November Fund

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Definition

The November Fund (Google) is a 527 formed by the U.S. Chamber of Commerce to attack John Edwards. Craig L. Fuller and Bill Brock are its co-chairs. They plan to spend $10 million to attack Edwards on television, radio, print and direct mail in seven states.

Players

Sources

From "Businesses Plan Attack on Edwards," by Glen Justice in the New York Times on August 24, 2004:

The United States Chamber of Commerce and other business groups plan to spend roughly $10 million attacking trial lawyers, including Senator John Edwards, by financing a new organization that will run television and mail advertisements in critical swing states.
That organization, the November Fund, was created this month in an effort to paint Mr. Edwards as among lawyers who, through a proliferation of lawsuits, have increased the cost of health care and insurance, damaging the business climate nationwide and as a result harming many communities.
Officials involved in the new group declined to comment publicly. But its co-chairmen are Craig L. Fuller, who was an aide to President Ronald Reagan and chief of staff to his vice president, George H. W. Bush, and Bill Brock, former senator, labor secretary and Republican national chairman. . . .
"Once again, the Bush-Cheney campaign is turning to front groups to do its dirty work," said Kim Rubey, a spokeswoman for Mr. Edwards at the Kerry-Edwards camp. "But once again, the American people will see through their baseless, negative attacks. Senator Edwards is very proud of his record of standing up for children and families who didn't have a voice, and he will continue to fight for children and families all over the country."

From "US Chamber of Commerce supports Bush, to target John Edwards":

This was just a "start-up" fund. "We will give them significantly more and I am going to help them raise funds," Thomas Donahue, who heads the Chamber, said yesterday.
He said the Chamber, which traditionally avoids endorsing a presidential candidate, would target Edwards as they fear he can influence the justice system in the country.
"We are going to run a campaign that says there is a runaway legal system in this country. We have an acute problem here. If Edwards ends up in the second most important job in the government, he will infuence the appointment of at least a thousand people in the government, and he will be a party to naming the next four justices of the Supreme Court," he said.

From "U.S. Chamber will help pay for ads attacking Edwards, trial lawyers" by Shera Dalin in the St. Louis Post-Dispatch on August 24, 2004:

Tort reform, including caps on medical malpractice damage awards, is the nation's top business concern, John W. Bachmann, chairman of the U.S. Chamber of Commerce, said in Clayton Tuesday.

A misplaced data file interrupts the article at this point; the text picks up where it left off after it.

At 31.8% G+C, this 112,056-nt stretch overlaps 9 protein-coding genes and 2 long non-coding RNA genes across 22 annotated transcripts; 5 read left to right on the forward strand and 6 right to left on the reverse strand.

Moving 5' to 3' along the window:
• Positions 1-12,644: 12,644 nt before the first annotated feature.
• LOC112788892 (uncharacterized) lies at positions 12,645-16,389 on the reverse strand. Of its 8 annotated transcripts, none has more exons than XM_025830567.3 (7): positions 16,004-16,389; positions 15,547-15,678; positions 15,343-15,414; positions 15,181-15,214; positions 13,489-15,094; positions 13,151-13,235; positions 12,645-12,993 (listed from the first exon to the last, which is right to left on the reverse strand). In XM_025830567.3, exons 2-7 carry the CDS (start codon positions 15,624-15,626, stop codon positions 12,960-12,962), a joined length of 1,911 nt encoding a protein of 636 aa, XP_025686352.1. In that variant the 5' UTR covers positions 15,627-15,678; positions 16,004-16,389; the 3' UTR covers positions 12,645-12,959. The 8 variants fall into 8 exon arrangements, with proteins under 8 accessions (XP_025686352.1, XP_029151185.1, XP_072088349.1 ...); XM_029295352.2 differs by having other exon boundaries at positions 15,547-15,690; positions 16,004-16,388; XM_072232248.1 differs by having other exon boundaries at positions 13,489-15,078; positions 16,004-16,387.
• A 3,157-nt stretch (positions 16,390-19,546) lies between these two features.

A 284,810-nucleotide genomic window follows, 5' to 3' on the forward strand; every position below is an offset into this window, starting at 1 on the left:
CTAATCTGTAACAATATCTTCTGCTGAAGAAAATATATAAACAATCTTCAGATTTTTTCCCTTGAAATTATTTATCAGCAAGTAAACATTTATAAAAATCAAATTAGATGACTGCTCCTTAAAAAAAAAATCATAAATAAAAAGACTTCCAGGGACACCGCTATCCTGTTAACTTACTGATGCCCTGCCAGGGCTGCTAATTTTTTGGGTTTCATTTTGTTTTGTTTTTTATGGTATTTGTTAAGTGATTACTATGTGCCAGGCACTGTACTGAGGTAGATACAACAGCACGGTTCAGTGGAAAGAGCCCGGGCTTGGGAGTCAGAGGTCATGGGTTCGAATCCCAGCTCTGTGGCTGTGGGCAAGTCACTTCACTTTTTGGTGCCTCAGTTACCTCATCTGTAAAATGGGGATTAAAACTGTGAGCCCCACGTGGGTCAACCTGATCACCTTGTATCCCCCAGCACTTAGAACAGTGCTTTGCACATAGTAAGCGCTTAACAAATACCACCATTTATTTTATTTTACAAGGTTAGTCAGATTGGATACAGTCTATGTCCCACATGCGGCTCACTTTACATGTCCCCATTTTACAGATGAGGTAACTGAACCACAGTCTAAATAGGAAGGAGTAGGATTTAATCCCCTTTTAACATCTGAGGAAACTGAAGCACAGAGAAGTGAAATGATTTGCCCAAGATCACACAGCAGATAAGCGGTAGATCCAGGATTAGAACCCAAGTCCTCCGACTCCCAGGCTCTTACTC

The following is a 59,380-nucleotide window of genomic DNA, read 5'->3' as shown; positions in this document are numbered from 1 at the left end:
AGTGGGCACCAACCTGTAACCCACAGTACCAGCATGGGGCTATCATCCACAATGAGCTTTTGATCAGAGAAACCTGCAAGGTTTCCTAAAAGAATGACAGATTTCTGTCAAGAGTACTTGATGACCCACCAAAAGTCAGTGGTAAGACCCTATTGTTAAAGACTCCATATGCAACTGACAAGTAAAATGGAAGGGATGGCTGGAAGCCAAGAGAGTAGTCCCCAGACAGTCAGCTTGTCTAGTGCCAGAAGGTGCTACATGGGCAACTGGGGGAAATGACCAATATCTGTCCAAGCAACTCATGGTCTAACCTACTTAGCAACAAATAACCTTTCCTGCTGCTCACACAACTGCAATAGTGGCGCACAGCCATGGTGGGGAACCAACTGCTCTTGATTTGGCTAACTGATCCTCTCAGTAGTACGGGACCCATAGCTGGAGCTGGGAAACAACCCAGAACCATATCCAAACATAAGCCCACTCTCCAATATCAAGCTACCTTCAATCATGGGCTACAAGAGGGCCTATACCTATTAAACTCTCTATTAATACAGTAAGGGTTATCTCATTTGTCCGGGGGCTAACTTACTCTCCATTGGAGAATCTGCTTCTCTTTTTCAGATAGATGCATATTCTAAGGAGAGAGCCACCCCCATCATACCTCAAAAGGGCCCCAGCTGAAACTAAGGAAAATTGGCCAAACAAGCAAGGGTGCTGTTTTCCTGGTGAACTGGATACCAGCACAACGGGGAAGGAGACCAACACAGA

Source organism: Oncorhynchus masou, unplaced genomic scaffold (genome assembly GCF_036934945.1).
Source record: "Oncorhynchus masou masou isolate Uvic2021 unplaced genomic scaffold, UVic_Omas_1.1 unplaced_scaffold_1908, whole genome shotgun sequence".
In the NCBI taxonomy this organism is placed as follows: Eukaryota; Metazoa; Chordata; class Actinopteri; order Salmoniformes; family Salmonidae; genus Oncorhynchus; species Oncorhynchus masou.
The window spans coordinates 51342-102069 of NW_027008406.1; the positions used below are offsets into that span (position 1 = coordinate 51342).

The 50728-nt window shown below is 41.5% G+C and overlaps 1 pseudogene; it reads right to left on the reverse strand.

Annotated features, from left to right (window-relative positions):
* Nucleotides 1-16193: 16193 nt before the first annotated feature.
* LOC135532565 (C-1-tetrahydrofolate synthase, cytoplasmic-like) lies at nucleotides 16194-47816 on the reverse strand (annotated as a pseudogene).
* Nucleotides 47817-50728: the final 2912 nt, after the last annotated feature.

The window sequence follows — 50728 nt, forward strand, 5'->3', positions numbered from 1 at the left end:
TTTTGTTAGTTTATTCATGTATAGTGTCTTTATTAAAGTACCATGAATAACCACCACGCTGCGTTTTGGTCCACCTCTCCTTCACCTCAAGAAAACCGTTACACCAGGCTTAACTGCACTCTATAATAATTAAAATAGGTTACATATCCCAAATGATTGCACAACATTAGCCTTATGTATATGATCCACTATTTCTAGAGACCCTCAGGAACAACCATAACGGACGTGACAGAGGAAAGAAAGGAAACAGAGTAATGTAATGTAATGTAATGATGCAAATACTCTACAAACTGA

"The No. 1 issue concerning business and medicine today is tort reform," said Bachmann, a senior partner of the Des Peres-based Edward Jones investment firm.
Bachmann outlined the top issues that the organization is championing. The chamber, the nation's largest business lobbying organization, said Tuesday it would help pay for ads that attack Democratic vice presidential nominee John Edwards and other trial lawyers for allegedly driving up health care costs.

From "Now, smearing the trial lawyers" by Robert Kuttner in the Boston Globe:

Yes, there are a few spectacular cases of runaway juries and exorbitant awards, but also many thousands of legitimate lawsuits that are the little guy's only source of redress. That's why, when you get beyond the country club set, very few regular people understand why they're suppose to hiss when they hear the dread words, "trial lawyer."
he right also blames a large portion of medical inflation on malpractice awards. In fact, rising malpractice premiums and "defensive medicine" account for less than 10 percent of rising medical costs. The bigger causes of medical inflation are new technology, an aging population -- and the 30 percent in profits and administrative costs taken by for-profit health insurers. Scapegoating malpractice awards is a handy diversion.
It's true that doctors in a few specialties have faced big premium hikes in their malpractice insurance. But many medical societies are notoriously reluctant to police their own. That's why you read so many newspaper stories about physicians whose licenses should have been lifted years ago. There are relatively few bad apples in a noble profession, but a small fraction of doctors account for a large share of malpractice costs.
The attack on trial lawyers is an attack on the rights of ordinary Americans by the corporate elite. It will be useful to have that reality come to light. If Edwards is half the skilled attorney he's said to be, he'll learn from the Kerry smear and turn the tables on this bogus attack, swiftly.
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